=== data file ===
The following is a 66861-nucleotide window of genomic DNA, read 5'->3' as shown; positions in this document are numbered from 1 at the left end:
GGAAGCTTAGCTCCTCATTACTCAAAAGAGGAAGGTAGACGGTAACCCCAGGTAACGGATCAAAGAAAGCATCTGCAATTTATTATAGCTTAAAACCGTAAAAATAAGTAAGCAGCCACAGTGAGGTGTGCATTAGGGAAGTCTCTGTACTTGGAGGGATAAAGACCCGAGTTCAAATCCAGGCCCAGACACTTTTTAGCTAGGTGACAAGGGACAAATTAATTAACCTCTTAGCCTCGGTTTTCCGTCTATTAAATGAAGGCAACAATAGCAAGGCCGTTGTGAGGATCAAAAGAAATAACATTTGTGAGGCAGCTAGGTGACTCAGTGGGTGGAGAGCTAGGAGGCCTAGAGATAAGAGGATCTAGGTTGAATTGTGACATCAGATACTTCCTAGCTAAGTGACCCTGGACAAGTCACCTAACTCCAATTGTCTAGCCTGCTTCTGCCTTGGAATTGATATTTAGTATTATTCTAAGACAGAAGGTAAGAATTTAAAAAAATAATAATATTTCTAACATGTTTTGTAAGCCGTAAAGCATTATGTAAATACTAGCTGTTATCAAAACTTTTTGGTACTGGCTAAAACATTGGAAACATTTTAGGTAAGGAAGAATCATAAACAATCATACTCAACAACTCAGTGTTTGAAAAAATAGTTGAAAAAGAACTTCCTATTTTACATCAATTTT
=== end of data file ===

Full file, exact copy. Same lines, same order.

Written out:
The following is a 66861-nucleotide window of genomic DNA, read 5'->3' as shown; positions in this document are numbered from 1 at the left end:
GGAAGCTTAGCTCCTCATTACTCAAAAGAGGAAGGTAGACGGTAACCCCAGGTAACGGATCAAAGAAAGCATCTGCAATTTATTATAGCTTAAAACCGTAAAAATAAGTAAGCAGCCACAGTGAGGTGTGCATTAGGGAAGTCTCTGTACTTGGAGGGATAAAGACCCGAGTTCAAATCCAGGCCCAGACACTTTTTAGCTAGGTGACAAGGGACAAATTAATTAACCTCTTAGCCTCGGTTTTCCGTCTATTAAATGAAGGCAACAATAGCAAGGCCGTTGTGAGGATCAAAAGAAATAACATTTGTGAGGCAGCTAGGTGACTCAGTGGGTGGAGAGCTAGGAGGCCTAGAGATAAGAGGATCTAGGTTGAATTGTGACATCAGATACTTCCTAGCTAAGTGACCCTGGACAAGTCACCTAACTCCAATTGTCTAGCCTGCTTCTGCCTTGGAATTGATATTTAGTATTATTCTAAGACAGAAGGTAAGAATTTAAAAAAATAATAATATTTCTAACATGTTTTGTAAGCCGTAAAGCATTATGTAAATACTAGCTGTTATCAAAACTTTTTGGTACTGGCTAAAACATTGGAAACATTTTAGGTAAGGAAGAATCATAAACAATCATACTCAACAACTCAGTGTTTGAAAAAATAGTTGAAAAAGAACTTCCTATTTTACATCAATTTT